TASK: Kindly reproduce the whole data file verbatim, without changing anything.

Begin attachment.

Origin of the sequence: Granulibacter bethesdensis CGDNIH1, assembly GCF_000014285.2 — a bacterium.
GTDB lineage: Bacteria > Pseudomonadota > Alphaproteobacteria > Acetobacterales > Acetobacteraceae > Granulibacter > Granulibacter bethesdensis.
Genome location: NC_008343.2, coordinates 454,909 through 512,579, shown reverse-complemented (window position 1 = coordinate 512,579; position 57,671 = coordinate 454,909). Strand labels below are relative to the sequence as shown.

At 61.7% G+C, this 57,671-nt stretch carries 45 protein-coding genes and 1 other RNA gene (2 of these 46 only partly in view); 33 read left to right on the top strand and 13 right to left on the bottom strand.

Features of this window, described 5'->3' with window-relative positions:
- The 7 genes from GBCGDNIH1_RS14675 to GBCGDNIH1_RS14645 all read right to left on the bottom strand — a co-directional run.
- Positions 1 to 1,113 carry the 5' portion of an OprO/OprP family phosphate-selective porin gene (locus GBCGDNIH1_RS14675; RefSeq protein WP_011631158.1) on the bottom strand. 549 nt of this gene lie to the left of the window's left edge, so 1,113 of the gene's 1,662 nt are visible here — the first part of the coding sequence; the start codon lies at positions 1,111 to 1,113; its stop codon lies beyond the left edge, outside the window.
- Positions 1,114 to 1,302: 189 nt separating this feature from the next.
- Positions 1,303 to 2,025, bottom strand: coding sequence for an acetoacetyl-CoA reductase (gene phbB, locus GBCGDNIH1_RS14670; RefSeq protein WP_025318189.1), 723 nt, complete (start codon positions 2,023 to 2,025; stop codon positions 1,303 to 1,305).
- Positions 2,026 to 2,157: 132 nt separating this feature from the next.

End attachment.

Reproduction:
Origin of the sequence: Granulibacter bethesdensis CGDNIH1, assembly GCF_000014285.2 — a bacterium.
GTDB lineage: Bacteria > Pseudomonadota > Alphaproteobacteria > Acetobacterales > Acetobacteraceae > Granulibacter > Granulibacter bethesdensis.
Genome location: NC_008343.2, coordinates 454,909 through 512,579, shown reverse-complemented (window position 1 = coordinate 512,579; position 57,671 = coordinate 454,909). Strand labels below are relative to the sequence as shown.

At 61.7% G+C, this 57,671-nt stretch carries 45 protein-coding genes and 1 other RNA gene (2 of these 46 only partly in view); 33 read left to right on the top strand and 13 right to left on the bottom strand.

Features of this window, described 5'->3' with window-relative positions:
- The 7 genes from GBCGDNIH1_RS14675 to GBCGDNIH1_RS14645 all read right to left on the bottom strand — a co-directional run.
- Positions 1 to 1,113 carry the 5' portion of an OprO/OprP family phosphate-selective porin gene (locus GBCGDNIH1_RS14675; RefSeq protein WP_011631158.1) on the bottom strand. 549 nt of this gene lie to the left of the window's left edge, so 1,113 of the gene's 1,662 nt are visible here — the first part of the coding sequence; the start codon lies at positions 1,111 to 1,113; its stop codon lies beyond the left edge, outside the window.
- Positions 1,114 to 1,302: 189 nt separating this feature from the next.
- Positions 1,303 to 2,025, bottom strand: coding sequence for an acetoacetyl-CoA reductase (gene phbB, locus GBCGDNIH1_RS14670; RefSeq protein WP_025318189.1), 723 nt, complete (start codon positions 2,023 to 2,025; stop codon positions 1,303 to 1,305).
- Positions 2,026 to 2,157: 132 nt separating this feature from the next.